As with many things, research and development would have to be undertaken to maximize the effectiveness of any change made to a car's body but it's not impossible. What if the culmination of aerodynamic tweaks: lowering the car, an air dam feeding an air extracting hood, fender air extractors, a belly pan, vortex generators, and a rear diffuser, could take Avanti's Cd from [let's use 0.38 for simplicity's sake] to 0.35 Cd or less? That takes the car to first gen. Viper GTS (0.35) and C6 ZO6 (0.34) levels. It would be interesting to see further research into this, even if it is in a CAD program and computer aerodynamic simulations to start.

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Avanti, even with its near vertical windshield, is estimated to have a Cd in the high 0.3 range.
If we're going to have a serious discussion of aerodynamics, we can't begin with garbage-in-garbage-out, so that "estimate" has to be substantiated. Where and by whom is the source of this estimate? What are his credentials and by what method was the estimate derived? Do we have a published frontal area? For example, Road&Track 1963 Road Test published a figure for the Avanti of 160 pounds of drag @ 60 MPH. This isn't exactly aero, as it is the highest for any 1963-64 car they tested - actually higher than the full-sized Mercedes and Jaguar sedans. For comparison, with say the '63 Corvette at 120# and the Sunbeam Tiger at 105#. The small frontal area cars were under 100# total drag @ 60 MPH.
I would fit an '84 or 85 with 275/40-17 wheels & tires
Wider tires substantially increase the frontal area as well as rolling drag. While the 40-aspect-ratio is lower than the OEM 80-aspect, The 275/40-17 is actually about the same height as the original Avanti 6.70x15" , but is 45% wider, thus more drag. jack vines
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… Andy Granatelli, President of Studebaker's Paxton Division, prepared several cars to make USAC-sanctioned record attempts at Bonneville late last winter and although most of the trials were frozen out by bad weather, he did manage to make some official two-way averages with a Lark, a Hawk and an Avanti, all equipped with R2 engines and four-speed transmissions. The cars were completely stock including exhausts. Naturally, they were tuned to the highest degree. The Lark averaged 132.04 mph. The Hawk, with its sleeker body lines, averaged 140.24 mph. The Avanti, a real slippery customer in the aerodynamics department, averaged 158.14 mph through the flying mile. With everything else equal, it proves how important body shape can be …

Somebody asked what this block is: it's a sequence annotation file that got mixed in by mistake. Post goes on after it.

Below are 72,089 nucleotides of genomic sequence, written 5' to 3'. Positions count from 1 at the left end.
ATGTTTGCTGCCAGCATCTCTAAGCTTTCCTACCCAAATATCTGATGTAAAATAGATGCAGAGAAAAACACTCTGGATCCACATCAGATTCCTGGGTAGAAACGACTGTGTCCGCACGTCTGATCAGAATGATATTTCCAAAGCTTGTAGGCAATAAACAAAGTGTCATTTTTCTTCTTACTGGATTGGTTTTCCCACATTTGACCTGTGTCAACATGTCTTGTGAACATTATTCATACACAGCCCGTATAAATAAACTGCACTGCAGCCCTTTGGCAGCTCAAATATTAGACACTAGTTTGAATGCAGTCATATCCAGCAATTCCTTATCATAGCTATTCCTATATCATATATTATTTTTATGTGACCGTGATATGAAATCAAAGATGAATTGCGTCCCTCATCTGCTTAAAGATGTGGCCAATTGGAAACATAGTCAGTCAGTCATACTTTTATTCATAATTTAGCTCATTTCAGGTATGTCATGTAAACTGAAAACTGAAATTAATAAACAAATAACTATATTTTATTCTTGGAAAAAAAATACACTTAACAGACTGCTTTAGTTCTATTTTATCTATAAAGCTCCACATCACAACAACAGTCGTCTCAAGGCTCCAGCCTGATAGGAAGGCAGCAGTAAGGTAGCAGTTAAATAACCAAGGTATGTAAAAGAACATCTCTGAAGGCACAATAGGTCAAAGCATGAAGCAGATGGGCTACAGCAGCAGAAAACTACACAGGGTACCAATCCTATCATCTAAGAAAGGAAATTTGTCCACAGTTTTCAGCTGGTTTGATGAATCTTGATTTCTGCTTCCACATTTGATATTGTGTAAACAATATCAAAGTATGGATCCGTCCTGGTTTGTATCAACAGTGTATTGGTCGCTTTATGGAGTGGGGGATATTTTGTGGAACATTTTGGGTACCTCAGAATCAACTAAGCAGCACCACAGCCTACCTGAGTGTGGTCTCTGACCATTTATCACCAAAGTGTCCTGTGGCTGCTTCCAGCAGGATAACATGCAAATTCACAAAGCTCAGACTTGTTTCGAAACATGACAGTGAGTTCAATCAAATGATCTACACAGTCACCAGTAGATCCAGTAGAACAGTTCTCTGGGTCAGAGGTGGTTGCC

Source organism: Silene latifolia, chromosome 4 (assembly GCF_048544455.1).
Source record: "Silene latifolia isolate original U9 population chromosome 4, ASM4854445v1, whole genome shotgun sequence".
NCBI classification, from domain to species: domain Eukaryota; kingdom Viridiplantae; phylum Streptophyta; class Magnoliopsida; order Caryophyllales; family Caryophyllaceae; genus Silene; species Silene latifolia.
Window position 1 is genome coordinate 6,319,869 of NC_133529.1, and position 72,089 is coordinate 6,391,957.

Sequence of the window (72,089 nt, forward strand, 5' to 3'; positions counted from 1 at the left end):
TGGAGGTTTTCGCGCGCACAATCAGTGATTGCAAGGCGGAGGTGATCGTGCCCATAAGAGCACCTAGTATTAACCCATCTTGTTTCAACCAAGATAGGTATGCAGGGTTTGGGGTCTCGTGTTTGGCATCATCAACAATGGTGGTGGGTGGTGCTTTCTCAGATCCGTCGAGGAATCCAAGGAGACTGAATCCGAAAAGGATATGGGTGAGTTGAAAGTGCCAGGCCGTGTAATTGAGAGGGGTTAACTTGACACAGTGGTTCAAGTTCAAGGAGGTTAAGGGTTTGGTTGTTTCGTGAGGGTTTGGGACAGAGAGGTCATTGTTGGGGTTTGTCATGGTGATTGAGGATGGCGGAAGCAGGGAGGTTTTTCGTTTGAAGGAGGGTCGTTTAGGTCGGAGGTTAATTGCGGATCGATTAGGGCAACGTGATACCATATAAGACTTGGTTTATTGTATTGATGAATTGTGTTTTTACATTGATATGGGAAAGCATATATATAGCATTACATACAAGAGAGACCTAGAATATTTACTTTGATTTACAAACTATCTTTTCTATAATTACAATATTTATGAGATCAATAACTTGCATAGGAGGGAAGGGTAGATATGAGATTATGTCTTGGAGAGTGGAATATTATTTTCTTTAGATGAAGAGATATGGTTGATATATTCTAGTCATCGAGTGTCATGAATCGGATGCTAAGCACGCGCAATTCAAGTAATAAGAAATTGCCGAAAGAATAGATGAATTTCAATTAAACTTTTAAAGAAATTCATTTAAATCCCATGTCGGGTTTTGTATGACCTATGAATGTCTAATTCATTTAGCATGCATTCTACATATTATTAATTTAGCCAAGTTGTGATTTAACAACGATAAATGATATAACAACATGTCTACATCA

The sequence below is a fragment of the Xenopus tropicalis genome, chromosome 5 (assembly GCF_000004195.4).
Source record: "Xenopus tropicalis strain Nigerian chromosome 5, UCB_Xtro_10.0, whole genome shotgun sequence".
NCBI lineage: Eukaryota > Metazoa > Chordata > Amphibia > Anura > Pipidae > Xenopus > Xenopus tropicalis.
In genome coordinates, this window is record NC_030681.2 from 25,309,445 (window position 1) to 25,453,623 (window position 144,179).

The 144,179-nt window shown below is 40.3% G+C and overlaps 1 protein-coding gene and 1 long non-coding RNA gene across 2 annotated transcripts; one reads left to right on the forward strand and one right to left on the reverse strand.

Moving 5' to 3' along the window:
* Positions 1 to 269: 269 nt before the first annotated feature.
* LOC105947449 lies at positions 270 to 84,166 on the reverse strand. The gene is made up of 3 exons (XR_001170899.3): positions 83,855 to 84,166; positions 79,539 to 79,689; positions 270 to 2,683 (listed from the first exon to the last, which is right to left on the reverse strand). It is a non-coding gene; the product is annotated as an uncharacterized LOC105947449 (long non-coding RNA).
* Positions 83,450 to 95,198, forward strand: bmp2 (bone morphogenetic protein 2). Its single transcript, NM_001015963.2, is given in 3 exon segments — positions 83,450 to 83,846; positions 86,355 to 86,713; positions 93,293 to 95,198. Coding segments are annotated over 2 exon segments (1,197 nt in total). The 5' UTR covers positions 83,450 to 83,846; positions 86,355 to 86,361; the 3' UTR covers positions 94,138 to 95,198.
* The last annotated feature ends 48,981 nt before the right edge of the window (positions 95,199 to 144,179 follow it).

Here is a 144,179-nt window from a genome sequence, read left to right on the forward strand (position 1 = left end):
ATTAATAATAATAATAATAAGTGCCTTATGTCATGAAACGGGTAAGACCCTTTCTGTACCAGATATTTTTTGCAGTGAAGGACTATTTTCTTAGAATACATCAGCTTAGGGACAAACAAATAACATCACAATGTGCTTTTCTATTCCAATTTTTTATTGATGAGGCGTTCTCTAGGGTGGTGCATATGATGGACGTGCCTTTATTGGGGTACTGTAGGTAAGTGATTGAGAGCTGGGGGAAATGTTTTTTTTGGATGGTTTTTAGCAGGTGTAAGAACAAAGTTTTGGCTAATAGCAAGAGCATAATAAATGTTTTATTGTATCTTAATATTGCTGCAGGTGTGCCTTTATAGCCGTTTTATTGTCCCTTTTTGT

I thought it was more widely known Raymond Loewy had a good handle on aerodynamic design.
It's a fact: The Avanti drag coefficient was estimated in the high 0.30's when most stock American cars were in the 0.50's.
I used this quote as my basis though I don't know who arrived at that estimate or by which method. I am curious and would like to know a solid answer, primarily for the Studebaker but then also for the Newman/Altman, Blake, and Kelly/Cafaro generations.

Let's compare three vehicles: 1969 Opel GT, 2010 Subaru Impreza WRX, and 1999 Mustang. All achieve a Cd of 0.36 via different sizes, shapes, profiles, and stature.

Regarding my tire choice: I'll accept the drag and rolling resistance hits because I'm in the American minority; I prefer road course racing where higher lateral grip is desired. If I were to build the car for a sustained top speed run I would select narrow tires and cover the exterior of the wheel wells as much as reasonable. In both cases I would fit an air dam spanning the whole front width, tires included. True, an air dam increases frontal area which increases drag. Also true, an air dam reduces air traveling under the car which decreases drag. I had a conversation with a friend who took fluid dynamics courses and he told me air is easier to displace horizontally than it is to displace vertically; the part of the air dam in front of the tires works to displace air horizontally.

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Until we have a frontal area data point, we're just bench racing.

As for Lowey's "handle on aerodynamics", he was a stylist with a good eye and a successful self-promoter. (Way OT, but when I watch Mad Men, I keep looking for the RL episode. He was a uber-Mad-man.) Under his watch my all-time favorite cars and trucks came out of Studebaker, but he had zip training in aerodynamics. He knew what looked fast, as opposed to what is fast.

What looks slick may or may not be slick. For example, the 1975-80 Chevy/Olds/Pontiac/Opel Monza, an ugly little pumpkinseed of a car, is much more aerodynamic than the '53 Studebaker or '63 Avanti. Who'd look at a Subaru Impreza and think aero? However, it has the same coefficient of drag as the much slicker-looking classics such as the Citroen DS21, NSU Ro80, Viper and Jaguar XKR.

I'm still looking through the old literature for a frontal area figure for the Avanti. When we know that, we can calculate the actual coefficient of drag and the horsepower required for 60, 120 and 220 MPH. It won't be pretty.

jack vines

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Andy Granatelli took the Avanti to Bonneville and easily set a slew of international speed records. Mickey Thompson was after the same ones with a hot 421 tri-power Pontiac that probably had some 100 hp on the Avanti. But what gave the Avanti the advantage was its drastically more aerodynamic body, estimated to have a Cd of “in the high 0.30s”, as well as a much smaller frontal area.